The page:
The development of alternatives thus far has mostly been prompted by increases in the price of fishmeal and fish oil, rather than as an effort to safeguard against future uncertainties. That is something Dr Froehlich and her colleagues are starting to consider. “We want to understand how vulnerable these animals are, not just from the direct impacts on animals through temperature changes, but the downstream effects from ingredient access [as well].”

Research published in Nature on 28 January by the University of Tasmania’s Dr Richard Cottrell found that the major shocks to aquaculture systems over a time period of more than 50 years have been primarily due to mismanagement, disease and climate impacts4.

It’s not all doom and gloom, though. Dr Froehlich is confident that we’ll be able to produce enough seafood in the future without surpassing wild forage fish limits or putting pressure on terrestrial systems. “Seafood is the most highly traded food commodity in the world, which has resulted in access to resources that we otherwise wouldn’t have.” From her perspective, “taking on [these challenges] and thinking about how we could do it right, with oversight and standalone legislation that works with our fisheries and with our growth development plans” is the way forward.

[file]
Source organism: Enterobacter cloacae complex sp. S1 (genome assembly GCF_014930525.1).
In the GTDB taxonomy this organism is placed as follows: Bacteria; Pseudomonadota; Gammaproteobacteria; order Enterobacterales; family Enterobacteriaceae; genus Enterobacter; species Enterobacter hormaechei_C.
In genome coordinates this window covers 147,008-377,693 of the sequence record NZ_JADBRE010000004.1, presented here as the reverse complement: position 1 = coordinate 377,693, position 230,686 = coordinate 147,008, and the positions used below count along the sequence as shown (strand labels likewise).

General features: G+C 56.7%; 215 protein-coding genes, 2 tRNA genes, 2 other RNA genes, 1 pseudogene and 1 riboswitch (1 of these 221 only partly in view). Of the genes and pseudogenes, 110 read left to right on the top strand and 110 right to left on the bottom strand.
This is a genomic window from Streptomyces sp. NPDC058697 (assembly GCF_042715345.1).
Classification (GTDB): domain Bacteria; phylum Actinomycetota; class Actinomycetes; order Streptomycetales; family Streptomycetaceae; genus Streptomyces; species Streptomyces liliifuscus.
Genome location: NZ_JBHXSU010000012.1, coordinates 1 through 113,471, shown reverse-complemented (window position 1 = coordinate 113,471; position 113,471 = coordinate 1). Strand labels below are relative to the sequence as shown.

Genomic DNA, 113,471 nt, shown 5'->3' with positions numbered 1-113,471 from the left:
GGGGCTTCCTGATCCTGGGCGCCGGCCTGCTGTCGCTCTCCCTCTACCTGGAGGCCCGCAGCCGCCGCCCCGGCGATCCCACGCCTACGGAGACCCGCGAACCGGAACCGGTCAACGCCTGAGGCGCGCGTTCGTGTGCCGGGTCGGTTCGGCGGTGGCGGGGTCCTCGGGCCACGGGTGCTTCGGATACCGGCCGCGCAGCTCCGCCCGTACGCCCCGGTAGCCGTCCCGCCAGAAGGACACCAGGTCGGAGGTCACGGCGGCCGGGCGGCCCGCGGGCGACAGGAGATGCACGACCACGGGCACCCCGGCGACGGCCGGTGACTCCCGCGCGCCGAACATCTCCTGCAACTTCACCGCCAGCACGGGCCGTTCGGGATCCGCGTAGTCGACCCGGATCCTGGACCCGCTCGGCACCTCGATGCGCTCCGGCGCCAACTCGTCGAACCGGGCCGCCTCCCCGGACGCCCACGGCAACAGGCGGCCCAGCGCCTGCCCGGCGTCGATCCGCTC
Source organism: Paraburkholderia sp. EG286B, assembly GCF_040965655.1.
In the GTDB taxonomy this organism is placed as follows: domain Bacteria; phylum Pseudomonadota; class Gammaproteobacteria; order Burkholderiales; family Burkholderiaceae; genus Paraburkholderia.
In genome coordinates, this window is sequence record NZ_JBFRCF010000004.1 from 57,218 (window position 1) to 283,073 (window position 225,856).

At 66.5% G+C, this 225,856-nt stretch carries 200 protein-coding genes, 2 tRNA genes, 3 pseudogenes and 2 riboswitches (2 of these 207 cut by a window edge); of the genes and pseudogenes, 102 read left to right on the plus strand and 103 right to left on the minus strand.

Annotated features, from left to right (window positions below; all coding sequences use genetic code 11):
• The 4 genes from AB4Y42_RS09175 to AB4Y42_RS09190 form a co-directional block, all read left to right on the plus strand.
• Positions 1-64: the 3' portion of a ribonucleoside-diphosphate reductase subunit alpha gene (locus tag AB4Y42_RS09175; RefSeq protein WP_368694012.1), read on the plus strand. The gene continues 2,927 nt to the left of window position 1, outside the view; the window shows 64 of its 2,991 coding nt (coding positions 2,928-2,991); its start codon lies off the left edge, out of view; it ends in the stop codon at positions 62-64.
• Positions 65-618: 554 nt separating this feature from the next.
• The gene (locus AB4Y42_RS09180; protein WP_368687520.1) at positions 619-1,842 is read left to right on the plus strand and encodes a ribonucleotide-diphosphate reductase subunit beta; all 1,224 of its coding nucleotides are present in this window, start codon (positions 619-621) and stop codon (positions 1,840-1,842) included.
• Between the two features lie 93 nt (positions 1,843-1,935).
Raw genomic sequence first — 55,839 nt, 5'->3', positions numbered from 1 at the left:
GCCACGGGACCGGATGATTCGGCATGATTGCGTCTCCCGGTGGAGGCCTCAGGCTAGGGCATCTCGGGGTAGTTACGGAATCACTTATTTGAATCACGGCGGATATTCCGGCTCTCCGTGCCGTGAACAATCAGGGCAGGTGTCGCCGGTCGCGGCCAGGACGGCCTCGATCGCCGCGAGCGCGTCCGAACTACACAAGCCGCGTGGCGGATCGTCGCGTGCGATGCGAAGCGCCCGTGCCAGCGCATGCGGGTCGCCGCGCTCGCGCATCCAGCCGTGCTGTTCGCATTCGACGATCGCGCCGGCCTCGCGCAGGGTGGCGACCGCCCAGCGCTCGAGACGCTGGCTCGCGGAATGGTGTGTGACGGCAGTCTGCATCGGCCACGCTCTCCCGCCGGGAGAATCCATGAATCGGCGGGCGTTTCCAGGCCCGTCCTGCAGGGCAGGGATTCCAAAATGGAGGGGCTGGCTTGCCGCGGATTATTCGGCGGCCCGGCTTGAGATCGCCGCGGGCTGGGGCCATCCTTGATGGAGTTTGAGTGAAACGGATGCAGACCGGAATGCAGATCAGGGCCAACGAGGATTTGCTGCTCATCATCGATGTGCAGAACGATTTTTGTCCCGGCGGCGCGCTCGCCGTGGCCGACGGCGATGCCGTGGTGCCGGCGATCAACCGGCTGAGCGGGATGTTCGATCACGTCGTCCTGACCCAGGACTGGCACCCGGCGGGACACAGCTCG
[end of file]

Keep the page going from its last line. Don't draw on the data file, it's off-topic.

Finding alternatives

Since the price of fishmeal and fish oil jumped in 2006, fish nutritionists have been working to develop feed formulations that allow for optimal growth while controlling costs and reducing reliance on limited marine resources5.

An issue that’s often overlooked is the scalability of novel ingredients and the feasibility and health implications of their inclusion in aquafeeds. “Not all feeds are created equal,” Dr Froehlich says. “You do end up losing efficiencies with certain levels of replacement.” What we don’t want, she argues , is to lose the nutritional value that seafood holds for consumers. Drs Froehlich and Cottrell are currently working on a meta-analysis to understand the implications of different feed ingredients as replacements for fishmeal and fish oil for multiple species.

© Froehlich et al. 2018

This concept – that finding “alternatives” to fishmeal and fish oil is not a simple task – is not new. The job of feed formulators is to create a blend of raw materials that can be turned into a feed that provides the animal with its specific nutritional requirements, while also producing something digestible and palatable to the animal, that holds its form in water and produces a product with nutritional value to consumers5.